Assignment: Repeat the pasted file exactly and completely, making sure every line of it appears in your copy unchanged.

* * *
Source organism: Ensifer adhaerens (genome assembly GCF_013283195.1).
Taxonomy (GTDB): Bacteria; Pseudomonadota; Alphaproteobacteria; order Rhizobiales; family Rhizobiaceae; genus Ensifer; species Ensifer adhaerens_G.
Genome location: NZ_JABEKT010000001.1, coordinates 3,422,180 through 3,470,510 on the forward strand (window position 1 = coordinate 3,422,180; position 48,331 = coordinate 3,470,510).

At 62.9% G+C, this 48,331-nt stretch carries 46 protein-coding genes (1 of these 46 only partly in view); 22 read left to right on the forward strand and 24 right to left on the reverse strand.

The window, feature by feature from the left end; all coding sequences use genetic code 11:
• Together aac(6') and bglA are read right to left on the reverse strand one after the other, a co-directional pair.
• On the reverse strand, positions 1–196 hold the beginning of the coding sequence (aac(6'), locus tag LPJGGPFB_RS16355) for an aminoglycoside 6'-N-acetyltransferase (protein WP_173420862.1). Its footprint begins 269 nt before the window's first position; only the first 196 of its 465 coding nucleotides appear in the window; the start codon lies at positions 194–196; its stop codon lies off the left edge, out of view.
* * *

Source organism: Ensifer adhaerens (genome assembly GCF_013283195.1).
Taxonomy (GTDB): Bacteria; Pseudomonadota; Alphaproteobacteria; order Rhizobiales; family Rhizobiaceae; genus Ensifer; species Ensifer adhaerens_G.
Genome location: NZ_JABEKT010000001.1, coordinates 3,422,180 through 3,470,510 on the forward strand (window position 1 = coordinate 3,422,180; position 48,331 = coordinate 3,470,510).

At 62.9% G+C, this 48,331-nt stretch carries 46 protein-coding genes (1 of these 46 only partly in view); 22 read left to right on the forward strand and 24 right to left on the reverse strand.

The window, feature by feature from the left end; all coding sequences use genetic code 11:
• Together aac(6') and bglA are read right to left on the reverse strand one after the other, a co-directional pair.
• On the reverse strand, positions 1–196 hold the beginning of the coding sequence (aac(6'), locus tag LPJGGPFB_RS16355) for an aminoglycoside 6'-N-acetyltransferase (protein WP_173420862.1). Its footprint begins 269 nt before the window's first position; only the first 196 of its 465 coding nucleotides appear in the window; the start codon lies at positions 194–196; its stop codon lies off the left edge, out of view.